While this subsequently took the main event of the scheduled card out of the equation, the fight that stepped into the main event position also carried an interesting storyline. This observer is of course speaking of the story of former IBF Lightweight world champion Richard Commey. As some may recall, the thirty-three year old Commey won the IBF world championship in the 135lb. Lightweight division in February 2019 with a third round knockout over Isa Chaniev. Commey successfully defended the title once over former world champion Ray Beltran in June of that year via twelve round unanimous decision. This was the set up for his title defense against the unbeaten “Knockout Artist “ Teofimo Lopez in December 2019. Commey saw his title reign come to an end in that fight being dropped with a flush right hook in the second round and subsequently finished with a follow-up barrage.

 

The third loss for Commey in thirty-one career bouts was the first time he had been stopped in his career. Although a fighter suffering a knockout loss in the sudden way that Commey did against Lopez can create a bit of a misconception amongst particularly casual Boxing fans as to how good a fighter might be, in reality, the sudden ending of that fight was a case of a world champion simply getting caught and it could have easily been a reverse scenario. Sometimes all a fighter needs is one punch and on that night it was Lopez who was able to land it.

 

Under circumstances where the sport is able to operate normally, it would be logical to question how long it would be before Commey would return to the ring. While there are some fighters who will look to rush back into the ring quicker than others after suffering a knockout loss, an argument should be made that in the case of Richard Commey, one year of inactivity due largely to the COVID-19  crisis provided him the appropriate time to recover fully from that loss. 

 

The question going into Commey’s bout against Jackson Marinez in my eyes was not whether there would be a difference in Commey physically, but if he would be tentative and not as willing to engage in exchanges of offense. What I mean by this is Commey did get caught by one punch in his fight against Teofimo Lopez and even though the knockout did not come as a result of him suffering prolonged punishment over a period of time, it can still create a scenario where a fighter might be more cautious after suffering a knockout than they were prior. The other term that is often used to describe this under those kind of circumstances is whether the fight will be “Gun Shy” and not as willing to let their hands go as they might have been before.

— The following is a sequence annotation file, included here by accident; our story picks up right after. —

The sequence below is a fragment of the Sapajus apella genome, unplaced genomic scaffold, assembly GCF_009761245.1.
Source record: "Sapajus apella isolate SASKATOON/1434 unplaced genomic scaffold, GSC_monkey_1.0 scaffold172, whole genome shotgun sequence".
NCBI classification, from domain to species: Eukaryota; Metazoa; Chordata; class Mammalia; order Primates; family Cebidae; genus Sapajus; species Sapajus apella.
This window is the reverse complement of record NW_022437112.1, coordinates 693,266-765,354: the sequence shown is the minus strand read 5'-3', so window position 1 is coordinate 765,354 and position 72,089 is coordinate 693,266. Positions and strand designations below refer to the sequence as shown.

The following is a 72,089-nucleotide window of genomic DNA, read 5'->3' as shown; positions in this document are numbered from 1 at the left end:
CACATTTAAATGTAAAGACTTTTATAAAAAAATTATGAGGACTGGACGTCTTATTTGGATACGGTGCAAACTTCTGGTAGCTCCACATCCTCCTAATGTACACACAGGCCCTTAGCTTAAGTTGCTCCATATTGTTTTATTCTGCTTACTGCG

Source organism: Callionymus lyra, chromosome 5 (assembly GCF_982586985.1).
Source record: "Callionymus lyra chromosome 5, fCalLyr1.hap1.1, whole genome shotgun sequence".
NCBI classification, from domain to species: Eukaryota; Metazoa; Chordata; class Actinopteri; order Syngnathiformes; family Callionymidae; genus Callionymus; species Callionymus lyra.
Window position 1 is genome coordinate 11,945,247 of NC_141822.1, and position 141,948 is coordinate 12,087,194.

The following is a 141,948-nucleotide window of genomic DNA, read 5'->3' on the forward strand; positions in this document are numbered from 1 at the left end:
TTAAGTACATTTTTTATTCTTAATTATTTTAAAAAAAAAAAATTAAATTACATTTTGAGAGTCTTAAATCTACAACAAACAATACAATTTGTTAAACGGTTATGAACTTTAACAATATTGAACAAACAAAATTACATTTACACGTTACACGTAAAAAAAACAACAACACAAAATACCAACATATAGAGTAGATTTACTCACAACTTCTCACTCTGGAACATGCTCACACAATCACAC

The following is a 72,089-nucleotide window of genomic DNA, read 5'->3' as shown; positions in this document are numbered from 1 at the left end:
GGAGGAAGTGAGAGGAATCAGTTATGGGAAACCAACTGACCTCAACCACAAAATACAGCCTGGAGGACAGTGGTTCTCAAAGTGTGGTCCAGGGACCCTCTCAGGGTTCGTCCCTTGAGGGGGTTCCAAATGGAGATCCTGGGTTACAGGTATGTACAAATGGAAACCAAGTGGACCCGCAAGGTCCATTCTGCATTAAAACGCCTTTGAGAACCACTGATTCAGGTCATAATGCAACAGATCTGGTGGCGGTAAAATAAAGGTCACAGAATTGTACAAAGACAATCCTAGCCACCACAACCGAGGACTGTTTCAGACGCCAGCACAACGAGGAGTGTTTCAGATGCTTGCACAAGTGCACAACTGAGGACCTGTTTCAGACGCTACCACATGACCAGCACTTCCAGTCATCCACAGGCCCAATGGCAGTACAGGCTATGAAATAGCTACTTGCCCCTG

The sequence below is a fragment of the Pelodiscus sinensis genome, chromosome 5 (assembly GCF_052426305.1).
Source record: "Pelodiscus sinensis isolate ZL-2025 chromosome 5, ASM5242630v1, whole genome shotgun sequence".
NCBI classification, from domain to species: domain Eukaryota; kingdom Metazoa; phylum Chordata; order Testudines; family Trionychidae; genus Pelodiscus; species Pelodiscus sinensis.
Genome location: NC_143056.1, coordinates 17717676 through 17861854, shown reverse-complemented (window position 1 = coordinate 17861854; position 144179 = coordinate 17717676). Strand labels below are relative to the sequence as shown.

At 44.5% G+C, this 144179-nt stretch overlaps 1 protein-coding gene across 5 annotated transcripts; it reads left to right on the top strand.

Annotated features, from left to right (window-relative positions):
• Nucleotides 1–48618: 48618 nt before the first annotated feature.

In Jackson Marinez, Commey faced a fighter who was a veteran of twenty professional bouts coming into the fight with a record of 19-1, with 7 Knockouts. While this statistic gave the former world champion an edge in terms of overall experience as he entered the ring with a record of 29-3, with 27 Knockouts, one aspect of Marinez’ record that stood out to me was that he had a career knockout percentage of just over 30% compared to Commey’s over 80%. Although this indicated that Marinez was not a fighter known for punching power as evidenced in his only having seven knockouts in his nineteen career wins, it gave an indication in my view that the intention beyond looking for a confidence boost for Commey, was also to try and get some rounds in. After all, in addition to his coming off of a knockout loss, Commey was also coming off over a year of inactivity and one could argue that it is just as important or perhaps more important for a fighter to work off what is known as “Ring Rust” from a long stretch of inactivity as it is for a fighter to hopefully return to their winning ways following a loss.

 

While the question of whether Commey would be tentative early on in this fight was answered almost immediately upon the bout beginning with a definitive no as he looked to apply pressure on Marinez, Marinez was elusive and showed early that he could make the former champion miss. As the fight progressed, Marinez continued to use lateral movement to try and evade Commey as he pressed forward, but gradually Commey’s power began to show itself and he began landing punches including hooks and right hands with more consistency.

 

Although Marinez had an edge in lateral movement and seemingly in hand speed, he could not land anything to discourage Commey from coming forward. In simple terms, he could not get the respect of the former world champion. This in addition Commey’s punching power set the stage for the conclusion of the fight in round six.